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Nikita Zadorov’s uncertain future with the Avalanche

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As Zadorov’s ice time drops, the Colorado Avalanche need to decide where he fits on the team

NHL: Preseason-Dallas Stars at Colorado Avalanche Ron Chenoy-USA TODAY Sports

For the longest time, Nikita Zadorov was seen as the future of the Colorado Avalanche blueline. Young, tough and the centerpiece of a blockbuster trade, the team and their fans had high hopes for the Russian defender.

Then came a contentious contract negotiations and an arrival at 2017 training camp that left the coaching staff underwhelmed with his dedication to training. Add to that the drafting of Cale Makar, the acquisition of Sam Girard and even the signing of Ian Cole and all of a sudden Zadorov’s place on the Avalanche depth chart isn’t nearly as high as it once was.

Now we’re seeing a significant decline in his ice time.

Through 18 games this season, Zadorov is averaging only 15:12 minutes a game - the lowest average of his career and nearly four minutes fewer than a season ago. A lot of it has to do with being replaced by Ian Cole on the team’s top penalty kill unit, but Zadorov’s even strength TOI is down as well - his 13:10 EV minutes a game is last among the six defenders that are regularly in the Avalanche lineup.

Big Z has been spending a lot of his time on the third pairing and has been showing some very poor defensive numbers despite being deployed in a sheltered role. His -5.72 relCF% is second worst on the team after Patrik Nemeth. No Avalanche defender gives up even strength shot attempts at a higher rate than Zadorov has this season. This despite Z starting more than half his shifts in the offensive zone - another change from last season.

After being benched against the Bruins Wednesday night, it’s starting to look more and more like Zadorov is running out of leash with the coaching staff.

Is this a warning to the player that he’s got to make a few changes? Or is it more of an indictment of where he fits in to the long-term plans of the organization.

Maybe things change for him over the remaining three quarters of the season. Zadorov got better in the second half last year, so it’s conceivable that it happens again this year. The big defender could turn things around and make these early season concerns about performance and ice time all for naught. But as things sit right now, it’s going to be hard for the Avalanche to commit to the young Russian for the long term.

Nikita Zadorov will be a restricted free agent this summer and it will be hard to pin down exactly where the 24-year-old should be slotted in the team’s salary structure. Coming off of a two-year contract with a $2.15m AAV, one would assume Zadorov is going to be looking for a raise. If he continues to play the way he has this season, it will be hard to justify one. He is arbitration eligible, but finishing the year with fewer than 20 points and a career-low in ice time, his agent might not see that as the best avenue.

Would a one year bridge deal be the best option for Zadorov? Bet on himself. Give him some time to re-build his value in the hopes of getting a long term deal the next summer.

There’s also the possibility of a trade. Yesterday during his weekly 31 Thoughts column, Elliotte Friedman brought up Zadorov’s name. While Friedman made a point to mention that he hadn’t heard Zadorov attached to any specific trade rumors, he mentioned that it’s a situation worth monitoring as the season moves on.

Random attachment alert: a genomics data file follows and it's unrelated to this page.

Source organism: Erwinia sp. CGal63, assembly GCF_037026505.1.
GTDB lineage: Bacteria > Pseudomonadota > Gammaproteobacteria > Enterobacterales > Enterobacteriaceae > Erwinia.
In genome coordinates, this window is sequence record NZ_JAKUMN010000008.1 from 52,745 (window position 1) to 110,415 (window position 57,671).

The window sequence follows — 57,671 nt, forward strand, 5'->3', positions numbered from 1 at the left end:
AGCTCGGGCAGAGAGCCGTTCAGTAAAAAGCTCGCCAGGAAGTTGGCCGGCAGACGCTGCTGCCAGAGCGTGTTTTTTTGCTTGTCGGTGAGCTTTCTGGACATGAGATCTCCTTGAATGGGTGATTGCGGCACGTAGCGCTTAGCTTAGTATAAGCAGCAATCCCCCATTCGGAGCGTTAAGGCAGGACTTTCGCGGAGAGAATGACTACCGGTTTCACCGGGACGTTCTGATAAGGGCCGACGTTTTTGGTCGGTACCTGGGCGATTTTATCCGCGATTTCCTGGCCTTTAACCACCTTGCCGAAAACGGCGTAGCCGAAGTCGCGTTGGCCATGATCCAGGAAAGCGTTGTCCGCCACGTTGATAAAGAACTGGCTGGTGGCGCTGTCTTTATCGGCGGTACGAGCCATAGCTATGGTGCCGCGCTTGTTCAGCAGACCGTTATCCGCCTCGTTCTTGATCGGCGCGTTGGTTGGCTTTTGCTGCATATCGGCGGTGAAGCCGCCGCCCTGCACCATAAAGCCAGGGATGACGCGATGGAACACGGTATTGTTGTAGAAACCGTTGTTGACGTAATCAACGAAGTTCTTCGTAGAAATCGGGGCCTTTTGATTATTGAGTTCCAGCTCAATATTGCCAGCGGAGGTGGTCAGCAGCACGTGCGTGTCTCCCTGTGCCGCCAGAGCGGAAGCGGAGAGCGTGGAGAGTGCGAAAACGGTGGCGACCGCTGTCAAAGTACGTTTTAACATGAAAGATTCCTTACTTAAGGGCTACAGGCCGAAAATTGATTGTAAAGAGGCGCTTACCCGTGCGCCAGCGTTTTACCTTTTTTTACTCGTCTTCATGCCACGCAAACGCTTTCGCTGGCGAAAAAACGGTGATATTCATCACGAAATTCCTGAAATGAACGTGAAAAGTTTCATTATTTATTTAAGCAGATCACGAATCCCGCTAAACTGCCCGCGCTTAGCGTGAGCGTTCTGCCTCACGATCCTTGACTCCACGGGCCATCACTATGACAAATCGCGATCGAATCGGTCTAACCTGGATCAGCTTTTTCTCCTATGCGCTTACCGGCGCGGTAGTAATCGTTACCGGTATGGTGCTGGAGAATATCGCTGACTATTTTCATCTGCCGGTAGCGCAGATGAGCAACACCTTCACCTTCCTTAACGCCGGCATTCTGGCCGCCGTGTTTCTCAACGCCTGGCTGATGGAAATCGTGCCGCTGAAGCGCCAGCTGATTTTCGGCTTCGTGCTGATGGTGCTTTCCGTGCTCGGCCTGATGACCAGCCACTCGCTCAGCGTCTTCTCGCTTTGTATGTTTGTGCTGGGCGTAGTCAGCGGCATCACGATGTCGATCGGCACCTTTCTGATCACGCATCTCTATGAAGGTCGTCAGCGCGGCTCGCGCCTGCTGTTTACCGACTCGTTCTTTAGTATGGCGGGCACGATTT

“6. Something to watch: Ice time for Colorado’s Nikita Zadorov (15:40 per game) is down almost four minutes from 2017–18. It is by far the lowest of his career. Zadorov came a long way last season after being a healthy scratch on opening night. He’ll be 24 in April, and is a restricted free agent. Have not heard his name in any trade rumours, and there aren’t too many like him. Let’s see where this goes.”

Maybe Joe Sakic is as underwhelmed with Zadorov as Bednar seems to be. If that’s the case, trading Zadorov might be a legitimate option. Maybe Sakic tries to swing a deal for another team’s under performing defender in a classic “change of scenery” trade.

The other option is that Sakic dangles Zadorov in an attempt to acquire some more skill up front. It would create a hole on the blueline, but the team can work around it. Anton Lindholm is with the Eagles and is likely chomping at the bit to get back in the NHL. He wasn't good last season, but he was no worse than Zadorov has been this year. Or maybe this is the opportunity to see what the Avs have in Ryan Graves.

With Cale Makar expected to join the Avalanche when his NCAA season is over, the bottom third of the defense group could get crowded very quickly. Trading Zadorov for help elsewhere could alleviate that.

It can be argued that you’d be trading Zadorov at his lowest value. While that may be true, the NHL is still inundated with general managers that would give an arm and a leg for a hard-hitting 6’4” defender with the pedigree of Zadorov. You could certainly get good value for him.

We’re not at the “move on from him” point with Zadorov yet, but as his TOI drops with each passing game, we’re getting closer.

For now, all the team can do is put Zadorov in a position to succeed - which probably means moving him away form Patrik Nemeth - and hope that he works his way through the early season slump. At his best Nikita Zadorov is a solid second pairing defender that brings an element to the Avs lineup that not many others do. Let’s hope we see the return of that Big Z sooner rather than later, otherwise he might not be long for Colorado.